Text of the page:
Me: “Do you stretch?” Patient: “Not as much as I should.” Most people know they should be doing stretching and traction. They know they feel better when they do stretch, but they still don’t. Why don’t people stretch?
They’re stretching the wrong areas and not seeing the benefits that they should.
Some things to consider; you may not be stretching long enough, at the right time, or the right areas.
How long should you stretch?
Most people don’t stretch nearly long enough. When it is time to stretch (more on that in a minute), you need to hold your stretches for at least 30 seconds, 60 seconds if you’re over 40 years old. It takes that long for you to see any real change. Stretching shorter than that means you just did a little warm up, you won’t see any lasting changes to your flexibility.
When should you stretch?
The time of day and what you’re doing makes a big difference in the type of stretching and how long you should stretch. Before you workout, it’s really best to do very short stretches. Literally 3 – 5 second stretches to actively warm up your muscles.
Since muscles, ligaments, and tendons warm up at different rates, it doesn’t do you much good and could actually lead to an injury. Pre-workout, you should do a lighter version of whatever you’re about to do. Playing basketball, do some light dribbling and shooting. Getting ready to go for a run, do a light jog until you feel like you are loosened up.
For this reason, I have to believe that stretching at the end of your day would be more effective in improving flexibility than rolling out of bed and doing a big stretching routine. If you do have to knock it out in the morning, try to walk around a bit first or jog in place. Do something to get the blood moving before you start stretching.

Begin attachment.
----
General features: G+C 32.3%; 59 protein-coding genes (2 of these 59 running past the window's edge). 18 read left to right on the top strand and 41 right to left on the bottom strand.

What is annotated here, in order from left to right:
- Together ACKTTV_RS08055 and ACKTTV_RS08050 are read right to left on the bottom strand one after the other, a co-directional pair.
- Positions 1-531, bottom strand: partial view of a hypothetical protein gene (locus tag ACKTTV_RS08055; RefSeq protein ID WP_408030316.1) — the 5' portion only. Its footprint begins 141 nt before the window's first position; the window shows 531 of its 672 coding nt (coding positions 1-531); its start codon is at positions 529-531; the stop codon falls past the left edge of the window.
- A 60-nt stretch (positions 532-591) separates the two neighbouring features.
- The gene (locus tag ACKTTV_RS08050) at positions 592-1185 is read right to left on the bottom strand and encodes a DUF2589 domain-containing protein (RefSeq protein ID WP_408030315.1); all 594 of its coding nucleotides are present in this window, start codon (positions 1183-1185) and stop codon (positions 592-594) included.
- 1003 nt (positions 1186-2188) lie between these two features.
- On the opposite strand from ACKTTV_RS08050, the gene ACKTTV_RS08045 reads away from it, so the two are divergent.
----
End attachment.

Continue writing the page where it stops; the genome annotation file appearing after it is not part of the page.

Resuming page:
What areas should you stretch?
This is a tough one to answer because it really depends on what you do all day. Your daily activities will determine your posture, your weak areas, your tight areas, and what you should do about them. Since most of our patients are sitting at a computer all day, I’ll focus on that.
Generally speaking, you don’t need to stretch the back of your neck or your lower back. The only areas on the back of your body that you will need to stretch are your hamstrings and your hip rotators. Most areas of your body that are tight are on the front of your body.
You’ll want to stretch your quadriceps, your hip flexors, and the front of your neck. This can be tricky – so here’s a video I did talking about just that.
Most importantly, stretching needs to be done consistently to make any difference at all, just like all healthy habits, check out the blog post I did speaking on this very issue here.
I include talks about traction because this is almost always the very next question patients ask, “how do you feel about those things where you hang upside down?” Inversion tables are available at a lot of stores. You can spend a little or a lot, depending on what you’re looking for.
The more expensive ones tend to give you a lot of angles you can hang upside-down from, and they have an easy “turn right side up” button. Cheaper models will require a bit of core strength to return to an upright position.
I do like the idea of an inversion table, but I don’t enjoy them myself. Hanging upside-down is not fun for me, nor is it for everyone. I would recommend visiting a store like Relax The Back. They’ve got a lot of them and you can try them out yourself.
We do lose a lot of disc and joint space during the day due to gravity, so inversion tables make sense. They’re not a replacement for a chiropractic adjustment or stretching but they can be very helpful for a lot of people. Be sure to ask your chiropractor first if you should buy one. They’ll know more about your case and can give you specific advice. Another good alternative (and much more powerful) is utilizing spinal decompression therapy.